Sad had released a fairly average debut (Total Nothingness) with perhaps the hints of a few good riffs that were dragged down by the listless and ultimately uninspiring architecture of the overall tracks. With A Curse in Disguise, they successfully improve themselves with a richer production standard and an increase in the sheer intensity of the material; a noticeable escalation of potency from its predecessor. But I think by this point it's pretty plain to see that 'Sad' is no so much a depressive black metal outfit as their name implies. At least, not in terms of the emotions that their compositions create. They tend to approach their end times with a more forceful and glorious barrage of thick and soaring guitars that feel more like a mash up of Bathory's glory days (Blood Fire Death, Hammerheart) and other Swedish bands on the melodic side, with perhaps a dash of late 90s Immortal.
These guitars, of course, carry forward the band's original intentions of given the the listener something brighter and balanced to experience than just staring at a gray wall of decay (a trait all too often in the European underground). They're the loudest in the mix here, cruising along in meandering mid-paced swagger ("Chaos Returns", "Forgotten Existence") or a blasted clamor ("Beyond the Great Suffering"). Oftentimes, though, Sad just rocks the fuck out with huge chords reminiscent of Hellhammer, Darkthrone or the later Satyricon records ("True Evil Lies in the Hearts of the Children"), and in all three cases, A Curse in Disguise is a pretty damn good time. I can't promise you that the individual riffs are unique, complex or intricate, but once they break out something like the wall of chords at around :40 in "Alone I Walk the Dark Paths", you know the Greeks can at least write worth a damn, and that this is everything the debut had aspired towards.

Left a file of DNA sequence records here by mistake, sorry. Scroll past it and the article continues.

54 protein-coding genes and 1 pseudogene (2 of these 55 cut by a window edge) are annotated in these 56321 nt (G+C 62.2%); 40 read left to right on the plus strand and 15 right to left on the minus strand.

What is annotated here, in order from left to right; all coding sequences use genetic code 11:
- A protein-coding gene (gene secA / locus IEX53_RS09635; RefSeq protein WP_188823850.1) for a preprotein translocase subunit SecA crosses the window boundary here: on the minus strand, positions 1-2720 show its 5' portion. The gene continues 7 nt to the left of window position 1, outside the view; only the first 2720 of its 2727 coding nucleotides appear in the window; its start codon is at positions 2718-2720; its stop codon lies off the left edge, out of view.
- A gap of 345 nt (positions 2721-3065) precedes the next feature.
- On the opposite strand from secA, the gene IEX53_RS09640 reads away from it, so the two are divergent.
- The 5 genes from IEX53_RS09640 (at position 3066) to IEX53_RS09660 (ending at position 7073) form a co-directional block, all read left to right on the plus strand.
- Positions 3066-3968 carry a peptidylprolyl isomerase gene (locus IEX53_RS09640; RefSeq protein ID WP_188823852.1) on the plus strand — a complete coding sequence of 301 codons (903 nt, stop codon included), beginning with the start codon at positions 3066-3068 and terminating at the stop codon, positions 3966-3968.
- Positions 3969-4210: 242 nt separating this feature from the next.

Also should mention the vocals, which are far less dry and monotonous here, with a dark and dreary bark to them reminiscent of some of Quorthon's lower groaning, or Abbath on the more recent Immortal albums. They've got just enough character to them to bite into the voluminous swells of guitar, as if they're chopping away steadily at some hardened oak in the middle of a winter wood. Without them, A Curse in Disguise would feel a lot less 'dark', as the actual construction of the riffs are about half-glorious and half-solemn. At any rate, while Sad continues to elude some of the originality that their countrymen once spawned, and the largely suicidal (and weak) lyrics don't match up that well with the actual music, they do that mid-paced Swedish and Norwegian style proud, and this is easily one of the their best records to date, if not THE best.
Verdict: Win [7.5/10] (and there will be famine)